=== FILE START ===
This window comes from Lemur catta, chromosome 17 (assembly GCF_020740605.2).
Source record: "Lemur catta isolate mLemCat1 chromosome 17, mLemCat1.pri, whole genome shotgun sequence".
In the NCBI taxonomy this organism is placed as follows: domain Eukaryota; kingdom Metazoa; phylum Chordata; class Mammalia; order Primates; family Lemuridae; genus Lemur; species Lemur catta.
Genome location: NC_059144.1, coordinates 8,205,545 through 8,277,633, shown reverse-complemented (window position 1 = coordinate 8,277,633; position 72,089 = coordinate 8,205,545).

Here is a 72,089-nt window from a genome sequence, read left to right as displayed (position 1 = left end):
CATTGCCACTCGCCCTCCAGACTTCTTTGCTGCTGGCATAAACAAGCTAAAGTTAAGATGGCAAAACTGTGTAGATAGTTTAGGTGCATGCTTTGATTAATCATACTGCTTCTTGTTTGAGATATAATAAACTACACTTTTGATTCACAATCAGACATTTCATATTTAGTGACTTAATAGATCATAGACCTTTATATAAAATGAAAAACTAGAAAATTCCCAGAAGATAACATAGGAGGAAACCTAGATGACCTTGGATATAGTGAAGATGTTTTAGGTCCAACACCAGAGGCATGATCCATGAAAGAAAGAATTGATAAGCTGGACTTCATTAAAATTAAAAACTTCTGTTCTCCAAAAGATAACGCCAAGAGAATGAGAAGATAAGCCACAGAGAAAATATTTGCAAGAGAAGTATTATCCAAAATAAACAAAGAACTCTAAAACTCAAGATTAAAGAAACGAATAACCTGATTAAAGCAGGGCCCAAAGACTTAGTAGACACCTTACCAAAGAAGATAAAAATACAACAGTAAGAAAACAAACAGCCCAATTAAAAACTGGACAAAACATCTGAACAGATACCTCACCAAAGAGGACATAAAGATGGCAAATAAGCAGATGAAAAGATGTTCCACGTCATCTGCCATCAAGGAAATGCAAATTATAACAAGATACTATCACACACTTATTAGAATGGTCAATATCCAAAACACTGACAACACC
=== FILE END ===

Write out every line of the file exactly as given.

This window comes from Lemur catta, chromosome 17 (assembly GCF_020740605.2).
Source record: "Lemur catta isolate mLemCat1 chromosome 17, mLemCat1.pri, whole genome shotgun sequence".
In the NCBI taxonomy this organism is placed as follows: domain Eukaryota; kingdom Metazoa; phylum Chordata; class Mammalia; order Primates; family Lemuridae; genus Lemur; species Lemur catta.
Genome location: NC_059144.1, coordinates 8,205,545 through 8,277,633, shown reverse-complemented (window position 1 = coordinate 8,277,633; position 72,089 = coordinate 8,205,545).

Here is a 72,089-nt window from a genome sequence, read left to right as displayed (position 1 = left end):
CATTGCCACTCGCCCTCCAGACTTCTTTGCTGCTGGCATAAACAAGCTAAAGTTAAGATGGCAAAACTGTGTAGATAGTTTAGGTGCATGCTTTGATTAATCATACTGCTTCTTGTTTGAGATATAATAAACTACACTTTTGATTCACAATCAGACATTTCATATTTAGTGACTTAATAGATCATAGACCTTTATATAAAATGAAAAACTAGAAAATTCCCAGAAGATAACATAGGAGGAAACCTAGATGACCTTGGATATAGTGAAGATGTTTTAGGTCCAACACCAGAGGCATGATCCATGAAAGAAAGAATTGATAAGCTGGACTTCATTAAAATTAAAAACTTCTGTTCTCCAAAAGATAACGCCAAGAGAATGAGAAGATAAGCCACAGAGAAAATATTTGCAAGAGAAGTATTATCCAAAATAAACAAAGAACTCTAAAACTCAAGATTAAAGAAACGAATAACCTGATTAAAGCAGGGCCCAAAGACTTAGTAGACACCTTACCAAAGAAGATAAAAATACAACAGTAAGAAAACAAACAGCCCAATTAAAAACTGGACAAAACATCTGAACAGATACCTCACCAAAGAGGACATAAAGATGGCAAATAAGCAGATGAAAAGATGTTCCACGTCATCTGCCATCAAGGAAATGCAAATTATAACAAGATACTATCACACACTTATTAGAATGGTCAATATCCAAAACACTGACAACACC